Social Fruits of Devotion to the Precious Blood

If only Christians would reflect more frequently on the fatherly warning of the first pope: "Look anxiously, then, to the ordering of your lives while your stay on earth lasts.
You know well enough that your ransom was not paid in earthly currency, silver or gold; it was paid in the precious blood of Christ; no lamb was ever so pure, so spotless a victim."[15] If only they would lend a more eager ear to the apostle of the Gentiles: "A great price was paid to ransom you; glorify God by making your bodies the shrines of his presence."[16] Their upright lives would then be the shining example they ought to be; Christ's Church would far more effectively fulfill its mission to men. God wants all men to be saved,[17] for he has willed that they should all be ransomed by the Blood of his only-begotten Son; he calls them all to be members of the one Mystical Body whose head is Christ. If only men would be more responsive to these promptings of his grace, how much the bonds of brotherly love among individuals and peoples and nations would be strengthened. Life in society would be so much more peaceable, so much worthier of God and the human nature created in his image and likeness.[18]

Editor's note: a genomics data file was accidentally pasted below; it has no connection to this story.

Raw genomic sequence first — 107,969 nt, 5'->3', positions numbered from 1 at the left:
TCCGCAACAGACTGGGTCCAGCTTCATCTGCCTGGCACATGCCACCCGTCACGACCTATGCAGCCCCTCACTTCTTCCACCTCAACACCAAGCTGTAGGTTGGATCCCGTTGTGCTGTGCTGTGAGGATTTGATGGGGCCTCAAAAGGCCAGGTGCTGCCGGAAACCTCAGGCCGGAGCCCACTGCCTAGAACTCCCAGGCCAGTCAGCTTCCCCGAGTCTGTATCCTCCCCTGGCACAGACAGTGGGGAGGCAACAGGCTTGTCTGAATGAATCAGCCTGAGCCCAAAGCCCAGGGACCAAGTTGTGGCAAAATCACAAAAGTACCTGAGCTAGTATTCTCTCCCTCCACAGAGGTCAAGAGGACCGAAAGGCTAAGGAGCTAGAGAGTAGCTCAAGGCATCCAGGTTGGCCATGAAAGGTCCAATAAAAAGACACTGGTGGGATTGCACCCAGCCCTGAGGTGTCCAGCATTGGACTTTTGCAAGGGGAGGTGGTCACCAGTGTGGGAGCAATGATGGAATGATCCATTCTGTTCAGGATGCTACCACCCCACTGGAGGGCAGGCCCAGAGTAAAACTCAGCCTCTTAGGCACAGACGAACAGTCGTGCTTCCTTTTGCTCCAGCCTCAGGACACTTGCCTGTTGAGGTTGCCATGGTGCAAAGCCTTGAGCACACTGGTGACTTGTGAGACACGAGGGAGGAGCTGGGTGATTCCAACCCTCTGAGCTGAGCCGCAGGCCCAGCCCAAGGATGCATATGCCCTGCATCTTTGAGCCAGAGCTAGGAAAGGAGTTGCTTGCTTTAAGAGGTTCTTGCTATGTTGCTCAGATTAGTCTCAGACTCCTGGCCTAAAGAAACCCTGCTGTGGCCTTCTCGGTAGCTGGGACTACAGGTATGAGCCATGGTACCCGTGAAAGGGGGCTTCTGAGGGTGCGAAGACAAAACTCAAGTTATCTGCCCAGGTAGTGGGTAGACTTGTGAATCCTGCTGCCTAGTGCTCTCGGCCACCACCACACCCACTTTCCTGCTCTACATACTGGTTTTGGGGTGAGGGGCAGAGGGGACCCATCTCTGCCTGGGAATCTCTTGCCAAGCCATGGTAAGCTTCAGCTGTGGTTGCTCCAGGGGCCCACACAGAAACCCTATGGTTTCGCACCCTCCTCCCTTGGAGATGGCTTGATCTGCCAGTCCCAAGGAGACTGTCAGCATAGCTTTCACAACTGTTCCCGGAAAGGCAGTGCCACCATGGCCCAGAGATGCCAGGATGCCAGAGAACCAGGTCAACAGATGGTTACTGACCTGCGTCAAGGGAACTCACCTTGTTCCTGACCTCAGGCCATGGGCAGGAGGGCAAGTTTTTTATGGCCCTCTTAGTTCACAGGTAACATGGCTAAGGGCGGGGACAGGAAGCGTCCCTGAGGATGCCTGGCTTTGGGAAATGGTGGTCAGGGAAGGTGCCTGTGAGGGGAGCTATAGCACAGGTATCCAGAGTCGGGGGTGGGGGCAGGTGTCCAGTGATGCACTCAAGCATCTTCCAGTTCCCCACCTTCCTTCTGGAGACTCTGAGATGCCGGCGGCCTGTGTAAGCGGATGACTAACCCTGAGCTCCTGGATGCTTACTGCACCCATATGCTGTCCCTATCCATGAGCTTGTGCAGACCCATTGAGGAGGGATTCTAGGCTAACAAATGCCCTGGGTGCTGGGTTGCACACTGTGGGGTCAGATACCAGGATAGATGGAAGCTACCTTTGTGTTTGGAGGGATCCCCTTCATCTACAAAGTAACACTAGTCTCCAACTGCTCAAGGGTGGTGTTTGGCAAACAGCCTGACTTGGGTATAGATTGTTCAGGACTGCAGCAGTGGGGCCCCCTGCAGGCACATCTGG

More Eloquent than the Blood of Abel

This is the sublime vocation that St. Paul urged Jewish converts to fix their minds on when tempted to nostalgia for what was only a weak figure and prelude of the new covenant: "The scene of your approach now is Mount Sion, is the heavenly Jerusalem, city of the living God; here are gathered thousands upon thousands of angels, here is the assembly of those first-born sons whose names are written in heaven, here is God sitting in judgment on all men, here are the spirits of just men, now made perfect; here is Jesus, the spokesman of the new covenant, and the sprinkling of his blood, which has better things to say than Abel's had." [19]